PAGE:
Once upon a time, there was a tiny kingdom called Cornucopia, famous for its food and delicacies. The king lived in the capital city of Chouxville, famous for its pastries. There is Baronstown, the city of sausages and hams, and Kurdsburg, which produces the finest cheeses. Then there is Jeroboam, which makes wines. Beyond Jeroboam, is the Marshlands, which is ignored by the rest of the kingdom.
But even in this happy kingdom, a monster lurks. Legends speak of a fearsome creature living far up north in the Marshlands... the Ickabog. Some people believe that the Ickabog captures sheep and children while others say it is just a myth. Parents frighten their children with stories about it, but nobody knows what the legendary monster looks like. The Ickabog's powers are as great as the imagination of the storyteller.
"The habits and appearance of the Ickabog changed depending on who was describing it. Some made it snake-like, others dragonish or wolf-like. Some said it roared, others that it hissed, and still others said that it drifted as silently as the mists that descended on the marsh without warning" writes famed Harry Potter author JK Rowling in her newest storybook 'The Ickabog'.
Thirteen years ago, the publication of JK Rowling's Harry Potter and the Deathly Hallows concluded the pop-culture phenomenon and the best-selling children's book series in history. Since then, Rowling has written a handful of adult novels (most under the pen name Robert Galbraith), and several Potter-related theatre and screenplays. With The Ickabog, Rowling makes her long-awaited return to children's literature.
JK Rowling originally conceived this fairy tale more than a decade ago and read it to her children as a bedtime story. As the devastating impact of the global pandemic rolled out across the world, she felt that perhaps she could offer something to entertain children, parents, and carers. She retrieved the dusty filing box from the attic and shared the modern fairytale of the 'Ickabog' with the world.
Thanks to Covid-19, JK Rowling put it online for free, inviting the millions of children stuck at home around the world to contribute illustrations. After several months of publishing online, it was published as a hardcover book in November.
The Ickabog is not based in the Harry Potter world so readers must have an open mind about it. The world is an entirely new one with new characters and a mysterious myth. This original fairy tale will captivate readers from the very beginning.
The Ickabog takes place in the very fun world of Cornucopia, where everything is perfect. But everything starts to go south and finally hits rock bottom when the new king, Fred The Fearless, begins to trust the wrong people like Spittleworth and Lord Flapoon. These two evil lords trick the people into believing in a mythical monster called The Ickabog and start collecting enormous taxes on its name by promising to protect the citizens from the monster. These taxes burden the people and eventually push the country into complete poverty. Soon the kingdom is in peril while the people live in fear.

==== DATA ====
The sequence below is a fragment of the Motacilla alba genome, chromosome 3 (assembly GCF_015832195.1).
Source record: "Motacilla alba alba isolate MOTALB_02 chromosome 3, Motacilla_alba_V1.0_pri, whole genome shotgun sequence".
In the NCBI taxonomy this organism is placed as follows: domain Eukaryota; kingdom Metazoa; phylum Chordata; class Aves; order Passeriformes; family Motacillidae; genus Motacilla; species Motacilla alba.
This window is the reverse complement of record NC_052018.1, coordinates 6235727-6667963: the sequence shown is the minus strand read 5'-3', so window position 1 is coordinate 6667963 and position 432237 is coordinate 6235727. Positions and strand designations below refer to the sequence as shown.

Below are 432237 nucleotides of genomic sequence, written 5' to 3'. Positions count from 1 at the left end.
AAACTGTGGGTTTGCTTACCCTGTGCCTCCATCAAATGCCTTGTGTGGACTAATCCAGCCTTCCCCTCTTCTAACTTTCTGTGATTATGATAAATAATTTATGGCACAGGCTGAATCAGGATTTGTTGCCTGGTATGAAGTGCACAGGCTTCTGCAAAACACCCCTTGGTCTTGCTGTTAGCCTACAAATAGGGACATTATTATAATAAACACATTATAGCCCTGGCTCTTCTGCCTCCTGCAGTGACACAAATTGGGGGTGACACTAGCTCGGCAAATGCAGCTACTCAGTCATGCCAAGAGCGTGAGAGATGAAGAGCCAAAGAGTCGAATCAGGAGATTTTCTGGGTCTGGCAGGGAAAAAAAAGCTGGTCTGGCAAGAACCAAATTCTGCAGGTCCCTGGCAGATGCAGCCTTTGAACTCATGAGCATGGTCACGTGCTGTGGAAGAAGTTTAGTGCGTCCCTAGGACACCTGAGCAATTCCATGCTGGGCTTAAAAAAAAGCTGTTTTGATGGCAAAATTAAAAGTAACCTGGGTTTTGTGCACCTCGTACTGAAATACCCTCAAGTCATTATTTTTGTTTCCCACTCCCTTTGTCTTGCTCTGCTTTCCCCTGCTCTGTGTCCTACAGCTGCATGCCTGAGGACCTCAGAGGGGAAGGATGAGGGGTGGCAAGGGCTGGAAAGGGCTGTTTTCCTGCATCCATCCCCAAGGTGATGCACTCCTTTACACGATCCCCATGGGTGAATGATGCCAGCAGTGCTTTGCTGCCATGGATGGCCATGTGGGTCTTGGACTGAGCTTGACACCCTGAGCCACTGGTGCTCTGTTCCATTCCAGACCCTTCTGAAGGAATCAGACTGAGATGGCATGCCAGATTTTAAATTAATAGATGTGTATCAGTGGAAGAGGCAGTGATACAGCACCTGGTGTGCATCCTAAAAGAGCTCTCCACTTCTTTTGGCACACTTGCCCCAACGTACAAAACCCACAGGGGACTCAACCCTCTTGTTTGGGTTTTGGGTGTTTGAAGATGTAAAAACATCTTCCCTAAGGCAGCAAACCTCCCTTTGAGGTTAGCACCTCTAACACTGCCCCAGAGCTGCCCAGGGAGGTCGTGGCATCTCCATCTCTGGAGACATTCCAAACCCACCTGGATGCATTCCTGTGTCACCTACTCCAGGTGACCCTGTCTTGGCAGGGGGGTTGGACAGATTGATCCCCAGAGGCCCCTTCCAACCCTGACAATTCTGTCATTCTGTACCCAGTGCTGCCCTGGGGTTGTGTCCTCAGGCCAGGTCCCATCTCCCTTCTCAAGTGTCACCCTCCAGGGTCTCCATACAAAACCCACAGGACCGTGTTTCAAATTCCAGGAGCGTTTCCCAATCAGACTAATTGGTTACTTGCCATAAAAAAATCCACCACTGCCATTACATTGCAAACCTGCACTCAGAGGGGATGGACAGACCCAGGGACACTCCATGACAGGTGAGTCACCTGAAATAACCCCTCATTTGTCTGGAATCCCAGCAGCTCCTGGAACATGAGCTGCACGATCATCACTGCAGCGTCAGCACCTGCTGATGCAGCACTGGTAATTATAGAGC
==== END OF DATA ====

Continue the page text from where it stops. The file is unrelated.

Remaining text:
To bring hope and happiness to Cornucopia once more, two children - best friends Bert and Daisy - embark on a great adventure to untangle the truth and find out where the real monster lies.
'The Ickabog' is written in the vernacular of a traditional fairy tale, utilising the norms of the genre but with a few modern twists. The story is written from a first-person perspective with a tone that feels like the narrator is reading a bedtime story, so it has a wonderful read-aloud quality.
There are plenty of adventures, battles between good and evil and an ending that carries a lesson, in this book. The story is less about a mythical monster, the Ickabog, and more about the fear instilled by the possibility of such a monster.
Readers will realise, the tale is a direct social commentary on today's culture. As with most fairy tales, the 'moral' of the story lies in how our natural human fear of the unknown and misunderstood can be weaponised and used to enslave and divide us.
The beautiful presentation of this book will bring a smile on your face. It is a hardcover book with a matte dust jacket with gold embossing, coloured endpapers, a foreword by the author, a contents page, coloured chapter headings, and most gloriously of all, 34 full-colour pages featuring illustrations by children of 7-11 from around the world.
Though the story is advertised as a "children's book," it is better to describe it as a dark fairytale. In many ways, it's quite complex for a children's book; in other ways, it is rather too neat for young adults. It will best fit children within 7-12 years old. Unlike the Harry Potter series, adults might not find it entertaining and will have a hard time finishing it. But if you are a Rowling fan, this is a must-have on your shelf.
If you love a good fairytale, this book will not disappoint you. JK Rowling worked her magic again into this page-turner that will keep your imagination running. The suspense, adventure, plot-twists and complex characters really make this book enjoyable. The book has already been translated into 5 different languages and remains free on Ickabog's website, and royalties for the hardcover are donated to the Volant Charitable Trust to assist groups particularly impacted by Covid-19.